Abstract: Estonia has shown somewhat remarkable developments in the telecommunications – or more precisely, building up an efficient network of modern information and telecommunications technologies (ICTs) for the Information Society. This paper takes a look at the development of telecommunications infrastructure networks and services in Estonia. The study also evalu-ates what other countries could learn from Estonia. More specifically, by this study we at-tempt at answering whether Estonia is as successful as data suggests, what the factors behind this success are, and whether there are lessons to be learned for the entire European territory. The paper introduces to the development of the telecommunications infrastructure and ser-vices in Estonia, by presenting facts and figures, and comparing the progress of the country with that of other European countries. It also discusses the measures that have helped Estonia on the road to Information Society. The results show that in summary the success of Estonia seems to have been a result of three things: Proximity of Finland and Sweden, active regula-tion and relative early liberalization, and a competition and entrant friendly market environ-ment. The paper is an outgrowth of the ESPON (European Spatial Planning Observation Net-work) project 1.2.2 “Telecommunications Services and Networks: Territorial Trends and Ba-sic Supply of Infrastructure for Territorial Cohesion” (see:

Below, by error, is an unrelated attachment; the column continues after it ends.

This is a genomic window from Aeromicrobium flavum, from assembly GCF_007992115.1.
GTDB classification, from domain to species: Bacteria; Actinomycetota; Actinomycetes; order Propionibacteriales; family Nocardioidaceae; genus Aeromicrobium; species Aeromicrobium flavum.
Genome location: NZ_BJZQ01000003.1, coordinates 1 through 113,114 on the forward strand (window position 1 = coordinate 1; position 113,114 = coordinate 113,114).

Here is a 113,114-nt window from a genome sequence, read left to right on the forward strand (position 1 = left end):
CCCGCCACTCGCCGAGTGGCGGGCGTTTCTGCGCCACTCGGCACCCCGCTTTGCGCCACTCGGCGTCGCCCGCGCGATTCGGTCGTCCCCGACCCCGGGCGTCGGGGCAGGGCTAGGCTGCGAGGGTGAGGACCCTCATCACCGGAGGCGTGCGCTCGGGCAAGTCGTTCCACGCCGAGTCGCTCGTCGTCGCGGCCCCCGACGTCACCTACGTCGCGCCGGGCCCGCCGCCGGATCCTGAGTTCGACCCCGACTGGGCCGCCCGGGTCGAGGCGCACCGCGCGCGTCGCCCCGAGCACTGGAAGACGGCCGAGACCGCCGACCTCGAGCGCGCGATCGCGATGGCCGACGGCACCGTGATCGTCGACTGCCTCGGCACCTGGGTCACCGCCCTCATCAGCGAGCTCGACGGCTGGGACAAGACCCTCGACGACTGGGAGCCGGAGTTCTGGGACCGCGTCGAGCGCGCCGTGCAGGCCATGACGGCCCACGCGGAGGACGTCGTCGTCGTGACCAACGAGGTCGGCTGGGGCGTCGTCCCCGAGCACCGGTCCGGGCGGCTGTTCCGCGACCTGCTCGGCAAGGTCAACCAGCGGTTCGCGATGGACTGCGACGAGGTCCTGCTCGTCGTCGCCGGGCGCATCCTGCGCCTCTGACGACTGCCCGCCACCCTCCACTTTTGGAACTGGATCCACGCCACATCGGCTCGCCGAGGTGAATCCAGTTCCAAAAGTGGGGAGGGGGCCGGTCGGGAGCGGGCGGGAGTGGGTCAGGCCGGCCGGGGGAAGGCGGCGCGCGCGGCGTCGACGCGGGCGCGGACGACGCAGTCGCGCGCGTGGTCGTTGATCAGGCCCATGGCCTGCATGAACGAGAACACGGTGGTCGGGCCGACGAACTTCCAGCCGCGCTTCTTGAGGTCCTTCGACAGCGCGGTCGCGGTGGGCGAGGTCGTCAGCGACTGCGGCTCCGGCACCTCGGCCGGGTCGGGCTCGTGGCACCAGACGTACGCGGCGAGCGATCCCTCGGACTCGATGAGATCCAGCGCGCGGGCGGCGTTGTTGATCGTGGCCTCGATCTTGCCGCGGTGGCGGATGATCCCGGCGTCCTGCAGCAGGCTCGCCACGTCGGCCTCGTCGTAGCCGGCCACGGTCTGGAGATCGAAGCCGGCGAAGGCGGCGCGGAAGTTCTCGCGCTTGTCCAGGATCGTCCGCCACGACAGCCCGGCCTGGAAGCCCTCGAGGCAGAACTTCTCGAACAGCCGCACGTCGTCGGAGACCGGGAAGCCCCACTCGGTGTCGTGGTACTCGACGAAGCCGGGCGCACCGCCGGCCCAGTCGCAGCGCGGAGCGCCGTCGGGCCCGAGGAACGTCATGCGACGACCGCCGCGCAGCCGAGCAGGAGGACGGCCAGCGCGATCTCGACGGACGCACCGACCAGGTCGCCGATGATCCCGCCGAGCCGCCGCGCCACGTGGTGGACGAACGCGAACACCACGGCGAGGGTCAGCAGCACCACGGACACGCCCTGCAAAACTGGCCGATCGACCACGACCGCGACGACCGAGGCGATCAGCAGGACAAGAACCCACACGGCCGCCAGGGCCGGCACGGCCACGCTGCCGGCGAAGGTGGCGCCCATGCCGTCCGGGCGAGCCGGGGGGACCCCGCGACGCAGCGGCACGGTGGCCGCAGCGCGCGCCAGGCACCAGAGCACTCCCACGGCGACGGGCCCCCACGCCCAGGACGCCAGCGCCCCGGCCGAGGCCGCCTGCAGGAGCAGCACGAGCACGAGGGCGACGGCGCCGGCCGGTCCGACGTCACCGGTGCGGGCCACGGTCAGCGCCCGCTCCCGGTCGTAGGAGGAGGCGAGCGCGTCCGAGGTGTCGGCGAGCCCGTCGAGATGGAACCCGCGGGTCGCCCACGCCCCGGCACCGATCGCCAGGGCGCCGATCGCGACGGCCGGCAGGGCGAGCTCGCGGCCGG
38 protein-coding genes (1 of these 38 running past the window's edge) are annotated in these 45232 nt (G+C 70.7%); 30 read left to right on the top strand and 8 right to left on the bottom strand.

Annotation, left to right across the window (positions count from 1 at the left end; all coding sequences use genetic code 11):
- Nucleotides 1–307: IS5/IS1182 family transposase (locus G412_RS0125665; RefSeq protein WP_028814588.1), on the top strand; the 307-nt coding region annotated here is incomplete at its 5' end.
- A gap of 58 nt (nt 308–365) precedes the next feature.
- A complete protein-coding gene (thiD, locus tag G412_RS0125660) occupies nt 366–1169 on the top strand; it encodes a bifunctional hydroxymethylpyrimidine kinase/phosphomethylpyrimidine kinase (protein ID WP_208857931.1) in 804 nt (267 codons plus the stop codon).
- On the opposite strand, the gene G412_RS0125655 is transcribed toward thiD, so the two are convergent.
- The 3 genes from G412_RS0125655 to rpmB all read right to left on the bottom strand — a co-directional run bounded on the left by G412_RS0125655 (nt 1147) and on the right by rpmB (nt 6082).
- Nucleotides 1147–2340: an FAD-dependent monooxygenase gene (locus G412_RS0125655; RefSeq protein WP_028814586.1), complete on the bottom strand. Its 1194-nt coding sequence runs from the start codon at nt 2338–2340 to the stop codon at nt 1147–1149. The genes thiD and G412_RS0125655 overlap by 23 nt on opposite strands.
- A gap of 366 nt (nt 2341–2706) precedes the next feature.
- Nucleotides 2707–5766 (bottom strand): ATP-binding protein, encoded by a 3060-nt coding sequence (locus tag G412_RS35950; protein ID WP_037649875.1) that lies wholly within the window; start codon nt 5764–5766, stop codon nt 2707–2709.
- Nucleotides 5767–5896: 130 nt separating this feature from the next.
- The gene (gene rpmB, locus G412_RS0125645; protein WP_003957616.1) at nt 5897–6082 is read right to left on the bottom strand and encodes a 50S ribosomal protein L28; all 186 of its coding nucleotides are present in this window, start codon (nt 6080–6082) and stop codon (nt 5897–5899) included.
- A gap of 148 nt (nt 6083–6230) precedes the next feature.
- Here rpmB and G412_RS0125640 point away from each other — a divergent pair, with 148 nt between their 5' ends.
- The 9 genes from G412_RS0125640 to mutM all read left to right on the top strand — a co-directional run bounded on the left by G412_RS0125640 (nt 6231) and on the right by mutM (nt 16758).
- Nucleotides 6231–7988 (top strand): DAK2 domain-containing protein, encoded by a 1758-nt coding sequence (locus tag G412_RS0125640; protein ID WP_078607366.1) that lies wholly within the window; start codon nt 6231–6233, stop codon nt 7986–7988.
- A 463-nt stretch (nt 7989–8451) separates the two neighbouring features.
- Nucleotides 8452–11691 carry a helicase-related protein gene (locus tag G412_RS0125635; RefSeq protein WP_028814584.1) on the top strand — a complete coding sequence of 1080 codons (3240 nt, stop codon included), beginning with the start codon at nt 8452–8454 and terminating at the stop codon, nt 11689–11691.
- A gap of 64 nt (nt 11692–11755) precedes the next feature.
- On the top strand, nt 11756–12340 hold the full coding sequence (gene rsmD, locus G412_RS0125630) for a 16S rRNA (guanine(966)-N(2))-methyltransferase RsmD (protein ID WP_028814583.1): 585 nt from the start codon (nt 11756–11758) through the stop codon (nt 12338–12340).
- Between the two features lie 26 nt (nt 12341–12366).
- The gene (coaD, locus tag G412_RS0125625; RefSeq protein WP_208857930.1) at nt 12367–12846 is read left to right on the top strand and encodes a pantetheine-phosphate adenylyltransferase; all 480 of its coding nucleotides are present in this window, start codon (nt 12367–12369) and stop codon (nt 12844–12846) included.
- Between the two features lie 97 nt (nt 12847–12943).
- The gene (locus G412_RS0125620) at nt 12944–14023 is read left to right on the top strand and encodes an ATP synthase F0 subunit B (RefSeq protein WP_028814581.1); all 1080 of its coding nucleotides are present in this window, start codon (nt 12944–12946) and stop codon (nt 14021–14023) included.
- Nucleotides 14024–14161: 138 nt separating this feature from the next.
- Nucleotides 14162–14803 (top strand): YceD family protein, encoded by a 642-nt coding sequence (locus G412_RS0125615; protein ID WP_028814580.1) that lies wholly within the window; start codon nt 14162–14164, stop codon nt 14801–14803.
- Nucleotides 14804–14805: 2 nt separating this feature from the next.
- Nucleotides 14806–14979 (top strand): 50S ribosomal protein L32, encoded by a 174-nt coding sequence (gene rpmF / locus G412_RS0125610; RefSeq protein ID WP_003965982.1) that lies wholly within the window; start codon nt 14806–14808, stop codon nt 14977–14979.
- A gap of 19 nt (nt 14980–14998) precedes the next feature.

Date: 2004–08
  8. By: José Luis Calvo González
    Abstract: The article analyses if Gibrat’s law holds in different regions of Spain using a sample of Spanish manufacturing firms over the period 1990-2001. The regions are classified depending on the degree of development of the provinces included. The study draws upon a sample of 1073 manufacturing firms in which only 751 of them survived for the whole twelve years period. The analyses test Gibrat’s law by using the procedure proposed by Heckman, in which a probit survival equation is first estimated to correct for sample selection bias, estimating the model by maximum likelihood methods. The results reject Gibrat’s law for the most developed Spanish regions, supporting the proposition that small firms have grown faster, but accepts it for non developed areas. Additionally, the results show that innovating activity – both process and product – is a strong positive factor in firm’s survival, independently of the region firm is located. Journal of Economic Literature classification: L11; L25.
    Date: 2004–08